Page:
So this last month or so I'm pretty sure I had bronchitis or mono, or some horrible hybrid of the two. Being sick in another country, well, is not the easiest thing in the world. Being in an unfamiliar place, not knowing where things are and not being able to speak or read the language in order to figure out where to go and what to do to get better, on top of having no energy to get out of bed = no fun.
My first attempt at getting medicine was going to the hospital. Luckily I had a friend who has been here for two years, and he told me what I need to say to the taxi driver to get to the hospital, he met me at the hospital and found out where I needed to go and who I needed to talk to. But it was all in vain, because at this point, I hadn't received my insurance card yet. He then proceeded to take me to the pharmacy, where I told the pharmacist what I needed.
Did the medicine work? Nope, not one bit. I continued to sleep 14 hour nights only to wake up and go to work and then come back home and sleep again. On the weekends, all I would do is sleep. And maybe, after two days of sleep, I would have enough energy to walk to the store to get food. But there was no way in hell I had enough energy to stand up long enough to cook food. I was lucky if I was able to take a shower!
One day a week or two ago, I was eating lunch with my co-worker, Mrs. Hwang. She was concerned.
She asked me, "When you get home in the evenings, are you really lonely Blythe? Do you get depressed?"
I laughed and responded,"No, why do you ask?"
She replied,"Well a couple of teachers and I have noticed that you have lost weight, and we thought it was because you are lonely and depressed."
I insured her that if I have lost weight here, it's because Korean food is a lot healthier than food in America. Later on I thought about it a bit more, and realized if I had lost weight, it was probably because I was sick and hadn't be eating. And probably because Korean food is good half of the time, and the other half... we'll just say it's 'interesting'.
Another co-teacher of mine, Mrs. Jeon (sounds like John), noticed that I was coughing a lot. Hackin' up all sorts of nonsense. She went to the pharmacy and got me medicine. For that kind gesture, and amongst others, I now call her my 'Guardian Angel'. She's the only person here that I can feel free to ask her about anything, and I know she'll understand and help. It's good to have her, I'm really lucky.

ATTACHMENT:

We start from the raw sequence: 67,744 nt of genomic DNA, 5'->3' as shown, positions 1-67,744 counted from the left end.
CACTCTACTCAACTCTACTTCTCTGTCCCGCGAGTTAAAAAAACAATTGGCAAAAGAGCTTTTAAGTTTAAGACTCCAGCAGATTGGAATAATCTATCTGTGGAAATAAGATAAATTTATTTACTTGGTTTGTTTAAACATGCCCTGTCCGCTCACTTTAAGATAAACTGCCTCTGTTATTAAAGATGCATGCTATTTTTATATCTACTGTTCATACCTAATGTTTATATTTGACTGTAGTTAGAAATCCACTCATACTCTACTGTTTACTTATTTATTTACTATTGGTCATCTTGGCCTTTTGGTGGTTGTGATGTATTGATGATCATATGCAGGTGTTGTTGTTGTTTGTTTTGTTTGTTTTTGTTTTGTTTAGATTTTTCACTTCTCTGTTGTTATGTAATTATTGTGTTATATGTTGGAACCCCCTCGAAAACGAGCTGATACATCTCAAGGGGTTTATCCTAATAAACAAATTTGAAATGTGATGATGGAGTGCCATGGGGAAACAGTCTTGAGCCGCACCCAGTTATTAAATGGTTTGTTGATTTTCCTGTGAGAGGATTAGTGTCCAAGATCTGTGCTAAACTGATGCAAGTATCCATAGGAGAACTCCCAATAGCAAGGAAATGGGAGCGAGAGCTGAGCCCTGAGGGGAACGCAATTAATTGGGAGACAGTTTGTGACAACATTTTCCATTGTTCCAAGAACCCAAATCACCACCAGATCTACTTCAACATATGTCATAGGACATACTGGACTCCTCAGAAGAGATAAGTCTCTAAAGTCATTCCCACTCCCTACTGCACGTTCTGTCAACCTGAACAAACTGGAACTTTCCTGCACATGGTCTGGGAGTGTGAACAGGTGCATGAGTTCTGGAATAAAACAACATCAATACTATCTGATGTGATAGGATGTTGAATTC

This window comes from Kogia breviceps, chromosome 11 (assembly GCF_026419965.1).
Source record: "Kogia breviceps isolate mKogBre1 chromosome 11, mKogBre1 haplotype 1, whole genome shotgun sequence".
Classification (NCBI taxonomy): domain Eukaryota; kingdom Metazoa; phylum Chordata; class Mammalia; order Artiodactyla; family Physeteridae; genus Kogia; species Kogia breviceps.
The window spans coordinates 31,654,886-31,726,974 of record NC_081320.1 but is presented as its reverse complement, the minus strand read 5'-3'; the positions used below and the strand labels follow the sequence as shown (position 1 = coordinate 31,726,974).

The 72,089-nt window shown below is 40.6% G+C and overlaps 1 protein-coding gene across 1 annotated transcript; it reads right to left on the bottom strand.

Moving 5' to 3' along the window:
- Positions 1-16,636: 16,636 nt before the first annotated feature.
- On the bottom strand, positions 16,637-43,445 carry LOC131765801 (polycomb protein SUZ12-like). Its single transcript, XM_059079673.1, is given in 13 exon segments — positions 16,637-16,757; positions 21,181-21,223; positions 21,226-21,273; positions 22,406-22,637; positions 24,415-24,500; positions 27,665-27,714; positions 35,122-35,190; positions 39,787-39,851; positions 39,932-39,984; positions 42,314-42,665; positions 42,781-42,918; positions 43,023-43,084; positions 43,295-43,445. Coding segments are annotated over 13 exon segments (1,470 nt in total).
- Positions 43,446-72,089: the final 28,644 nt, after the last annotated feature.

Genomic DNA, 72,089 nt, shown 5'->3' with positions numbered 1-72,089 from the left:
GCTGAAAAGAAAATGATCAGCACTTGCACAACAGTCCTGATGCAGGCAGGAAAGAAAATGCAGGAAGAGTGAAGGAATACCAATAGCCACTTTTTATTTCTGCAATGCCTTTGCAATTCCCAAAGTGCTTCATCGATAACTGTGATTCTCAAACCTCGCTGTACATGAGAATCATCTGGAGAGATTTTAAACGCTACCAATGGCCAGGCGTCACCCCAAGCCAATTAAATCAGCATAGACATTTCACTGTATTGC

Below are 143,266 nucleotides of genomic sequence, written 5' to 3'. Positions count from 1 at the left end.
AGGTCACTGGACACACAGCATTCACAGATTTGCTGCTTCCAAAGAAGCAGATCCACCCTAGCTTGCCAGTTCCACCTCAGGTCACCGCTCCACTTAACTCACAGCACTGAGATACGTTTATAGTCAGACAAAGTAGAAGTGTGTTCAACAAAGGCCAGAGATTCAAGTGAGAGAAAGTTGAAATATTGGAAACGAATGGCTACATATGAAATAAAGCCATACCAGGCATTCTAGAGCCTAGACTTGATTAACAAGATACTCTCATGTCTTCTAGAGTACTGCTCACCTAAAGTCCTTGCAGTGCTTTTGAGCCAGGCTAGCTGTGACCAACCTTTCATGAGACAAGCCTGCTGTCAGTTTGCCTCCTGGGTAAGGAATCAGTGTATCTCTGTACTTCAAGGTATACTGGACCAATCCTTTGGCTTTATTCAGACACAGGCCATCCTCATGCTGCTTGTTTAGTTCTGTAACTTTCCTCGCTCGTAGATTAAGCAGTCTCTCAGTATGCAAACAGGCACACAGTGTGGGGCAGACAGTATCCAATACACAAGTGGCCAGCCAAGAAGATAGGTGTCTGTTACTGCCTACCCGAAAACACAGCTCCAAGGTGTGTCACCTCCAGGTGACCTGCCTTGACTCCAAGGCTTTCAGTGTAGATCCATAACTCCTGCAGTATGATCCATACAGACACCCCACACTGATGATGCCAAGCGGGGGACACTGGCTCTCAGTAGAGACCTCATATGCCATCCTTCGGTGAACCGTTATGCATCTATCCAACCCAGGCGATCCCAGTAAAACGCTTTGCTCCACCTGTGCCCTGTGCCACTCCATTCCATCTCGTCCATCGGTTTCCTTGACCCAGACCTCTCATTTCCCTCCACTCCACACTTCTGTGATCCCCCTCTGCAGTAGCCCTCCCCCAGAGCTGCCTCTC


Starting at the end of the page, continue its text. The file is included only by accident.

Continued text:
I felt better for like two days and then was sick again, this time with headaches and body aches, along with the coughing and extreme exhaustion. The same exact day I got my insurance card, Mrs. Jeon took me to a clinic.
At the clinic, we waited at most 2 minutes to see the doctor. He asked me questions in English and knew all the medical terms. Then he proceeded to stick a long, thin, skinny, metal rod-like camera up my nose. This was a very strange experience. There were flat screen tv's all around the room so EVERYONE could see up my nose. Mrs. Jeon had a pretty good laugh (Heck, I did too :). I couldn't keep my eyes open because it felt soooo weird. One jerk and man o man, that thing would be up in my brain.
Then he takes a similar camera, and sticks it down my throat. And again, everyone in the room could see what the doctor was looking at. On the end of the rod-like camera were pinchers (they looked similar to the pinchers pincher bugs have). He pinched my tongue a couple of times, don't know why he pinched my tongue, but it hurt. He stuck the camera far back into my throat and made me gag, then proceeded to spray some stuff in my throat. Not water. Don't know what it was.
He gave me a prescription for three different medicines. He told me to take them three times a day with food. When I was checking out, the visit cost a whole wopping 3 dollars. The pharmacy was in the same building, and when I got my medicine, they package each dosage (the three pills) together in a little wax paper pocket. This is brilliant! When you are sick, opening bottles and keeping track of what you have taken is hard enough, let alone in Korean. The only downside I see to it though is if you have small children around. Definitely not child proof. More like idiot proof. And the cost of the medicine? $4. That's right, $4 for 3 prescriptions.
The hardest part about taking the medicine was taking it with food. I had no food in my place because I had no energy to go grocery shopping. So I would sleep 15 hours, to be awake for 4 hours, and then go back to sleep for another 12. In that 4 hour window, I would get food, eat, and take my medicine.
This time, the medicine worked! Hooray! I've gone out of the house every day since :) And let me tell you , it was a long time coming. I felt like a prisoner in my own body. I can explore Korea again! And go dancing! And meet up with friends! And best of all, I can take showers and eat food! :)
Tuesday, December 28, 2010
Wednesday, December 1, 2010
This pastry is so deRicious not only did I have to take a picture of it, but I have to write a blog about it too. It's just that good.
Bung Eo PPang sounds more like it's pronounce Pung O Pan. Bung Eo means fish and Ppang means bread. Don't worry, it doesn't taste like fish bread, if fish bread were an actual food. It is only named that because it looks like a fish.
So the outside part tastes like a like fluffy crispy waffle and the inside is filled with custard. I just discovered a stand on my way home from school that sells these three for one dollar (1000 won). If I get fat here, Bung Eo PPang is the reason why.